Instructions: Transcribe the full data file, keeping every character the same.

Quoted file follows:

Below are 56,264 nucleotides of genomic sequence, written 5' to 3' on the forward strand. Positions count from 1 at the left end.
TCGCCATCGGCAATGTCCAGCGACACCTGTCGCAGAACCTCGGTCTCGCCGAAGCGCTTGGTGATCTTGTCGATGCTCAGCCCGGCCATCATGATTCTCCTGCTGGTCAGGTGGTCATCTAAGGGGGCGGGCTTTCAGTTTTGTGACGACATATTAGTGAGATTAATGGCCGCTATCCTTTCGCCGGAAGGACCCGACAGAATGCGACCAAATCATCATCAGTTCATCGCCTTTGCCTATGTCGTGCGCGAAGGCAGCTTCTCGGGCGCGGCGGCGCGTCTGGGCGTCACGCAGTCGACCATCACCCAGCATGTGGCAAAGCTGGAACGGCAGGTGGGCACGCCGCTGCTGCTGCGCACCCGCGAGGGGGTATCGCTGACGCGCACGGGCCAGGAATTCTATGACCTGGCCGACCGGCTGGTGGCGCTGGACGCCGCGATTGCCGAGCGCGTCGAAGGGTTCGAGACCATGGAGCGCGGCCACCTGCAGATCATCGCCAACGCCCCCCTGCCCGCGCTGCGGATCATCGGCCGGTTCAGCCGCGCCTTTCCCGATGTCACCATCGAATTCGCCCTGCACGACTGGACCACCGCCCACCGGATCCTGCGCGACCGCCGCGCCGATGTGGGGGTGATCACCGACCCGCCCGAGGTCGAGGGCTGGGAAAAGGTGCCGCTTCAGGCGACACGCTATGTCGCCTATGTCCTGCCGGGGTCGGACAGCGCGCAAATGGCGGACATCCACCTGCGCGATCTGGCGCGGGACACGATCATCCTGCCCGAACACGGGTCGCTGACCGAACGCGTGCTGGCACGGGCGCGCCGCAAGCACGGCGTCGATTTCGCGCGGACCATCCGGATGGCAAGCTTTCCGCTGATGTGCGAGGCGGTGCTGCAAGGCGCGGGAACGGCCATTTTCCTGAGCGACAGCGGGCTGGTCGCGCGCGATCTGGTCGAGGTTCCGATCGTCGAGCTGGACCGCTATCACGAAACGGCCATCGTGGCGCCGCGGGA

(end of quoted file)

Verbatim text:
Below are 56,264 nucleotides of genomic sequence, written 5' to 3' on the forward strand. Positions count from 1 at the left end.
TCGCCATCGGCAATGTCCAGCGACACCTGTCGCAGAACCTCGGTCTCGCCGAAGCGCTTGGTGATCTTGTCGATGCTCAGCCCGGCCATCATGATTCTCCTGCTGGTCAGGTGGTCATCTAAGGGGGCGGGCTTTCAGTTTTGTGACGACATATTAGTGAGATTAATGGCCGCTATCCTTTCGCCGGAAGGACCCGACAGAATGCGACCAAATCATCATCAGTTCATCGCCTTTGCCTATGTCGTGCGCGAAGGCAGCTTCTCGGGCGCGGCGGCGCGTCTGGGCGTCACGCAGTCGACCATCACCCAGCATGTGGCAAAGCTGGAACGGCAGGTGGGCACGCCGCTGCTGCTGCGCACCCGCGAGGGGGTATCGCTGACGCGCACGGGCCAGGAATTCTATGACCTGGCCGACCGGCTGGTGGCGCTGGACGCCGCGATTGCCGAGCGCGTCGAAGGGTTCGAGACCATGGAGCGCGGCCACCTGCAGATCATCGCCAACGCCCCCCTGCCCGCGCTGCGGATCATCGGCCGGTTCAGCCGCGCCTTTCCCGATGTCACCATCGAATTCGCCCTGCACGACTGGACCACCGCCCACCGGATCCTGCGCGACCGCCGCGCCGATGTGGGGGTGATCACCGACCCGCCCGAGGTCGAGGGCTGGGAAAAGGTGCCGCTTCAGGCGACACGCTATGTCGCCTATGTCCTGCCGGGGTCGGACAGCGCGCAAATGGCGGACATCCACCTGCGCGATCTGGCGCGGGACACGATCATCCTGCCCGAACACGGGTCGCTGACCGAACGCGTGCTGGCACGGGCGCGCCGCAAGCACGGCGTCGATTTCGCGCGGACCATCCGGATGGCAAGCTTTCCGCTGATGTGCGAGGCGGTGCTGCAAGGCGCGGGAACGGCCATTTTCCTGAGCGACAGCGGGCTGGTCGCGCGCGATCTGGTCGAGGTTCCGATCGTCGAGCTGGACCGCTATCACGAAACGGCCATCGTGGCGCCGCGGGA